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Challenges of Satellite Security in the Age of Rising Tensions

  • 12/08/2022
  • 11:30 AM - 1:30 PM
  • Capital City Club
  • 29


Challenges of Satellite Security in the Age of Rising Tensions

The United States heavily depends on satellites during peacetime for communications, navigation, and other essential functions. During wars, satellites play a crucial role in such functions as command and control, reconnaissance, intelligence gathering and targeting. However, satellites are becoming increasingly vulnerable to anti-satellite actions by potential adversaries.

 Please join us as Dr. Mariel Borowitz, who has worked with the National Security Agency on such issues, explores the challenges the United States confronts in protecting American satellites from the actions of potential adversaries, imperiling our civilian grid system and neutralizing our military communications and targeting satellites.

Date: Thursday, December 8, 2022

Time: 11:30 a.m. - 1.30 p.m.

Venue: Capital City Club

7 John Portman Boulevard

Atlanta, GA 30303

Cancellation Policy: If you need to cancel, please do so not later than 48 hours before the event. ACIR is charged for your meal, so no refund can be provided.

About Dr. Mariel Borowitz

Mariel Borowitz is an Associate Professor in the Sam Nunn School of International Affairs at the Georgia Institute of Technology and head of the Nunn School Program on International Affairs, Science, and Technology. Dr. Borowitz completed a detail as a policy analyst for the Science Mission Directorate at NASA Headquarters in Washington, DC from 2016 to 2018. In 2022, she testified to the U.S. House of Representatives Subcommittee on Space and Aeronautics in a hearing titled, "Space Situational Awareness: Guiding the Transition to a Civil Capability."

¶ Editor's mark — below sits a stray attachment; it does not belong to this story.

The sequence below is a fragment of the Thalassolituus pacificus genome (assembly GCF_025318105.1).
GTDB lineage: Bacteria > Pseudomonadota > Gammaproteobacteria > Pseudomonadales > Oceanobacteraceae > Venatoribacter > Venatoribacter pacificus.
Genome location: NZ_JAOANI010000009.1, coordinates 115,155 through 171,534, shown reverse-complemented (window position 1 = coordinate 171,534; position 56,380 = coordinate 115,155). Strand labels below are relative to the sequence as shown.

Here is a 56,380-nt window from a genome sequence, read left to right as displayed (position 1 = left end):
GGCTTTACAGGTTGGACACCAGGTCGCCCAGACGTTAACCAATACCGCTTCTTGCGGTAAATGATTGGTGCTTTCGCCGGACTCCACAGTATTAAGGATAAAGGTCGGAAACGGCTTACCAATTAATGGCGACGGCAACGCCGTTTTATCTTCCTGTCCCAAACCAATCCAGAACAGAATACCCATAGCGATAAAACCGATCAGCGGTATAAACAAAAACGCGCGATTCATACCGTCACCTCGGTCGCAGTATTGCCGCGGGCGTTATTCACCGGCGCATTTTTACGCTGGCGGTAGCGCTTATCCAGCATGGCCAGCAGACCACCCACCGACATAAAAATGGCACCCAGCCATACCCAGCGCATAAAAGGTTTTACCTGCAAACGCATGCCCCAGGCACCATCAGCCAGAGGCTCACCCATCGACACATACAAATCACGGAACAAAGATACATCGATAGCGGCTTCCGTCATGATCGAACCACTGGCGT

Her research deals with international space policy issues, focusing particularly on global developments related to remote sensing satellites and challenges to space security and sustainability. Her book, “Open Space: The Global Effort for Open Access to Environmental Satellite Data," published by MIT Press, examines trends in the development of data sharing policies governing Earth observing satellites, as well as interactions with the growing commercial remote sensing sector. Her work has been published in Science, Strategic Studies Quarterly, Space Policy, Astropolitics, and New Space. Her research has been supported by grants from the National Science Foundation and the National Aeronautics and Space Administration.

Dr. Borowitz earned a PhD in Public Policy at the University of Maryland and a Master’s degree in International Science and Technology Policy from George Washington University. She has a Bachelor of Science degree in Aerospace Engineering from the Massachusetts Institute of Technology.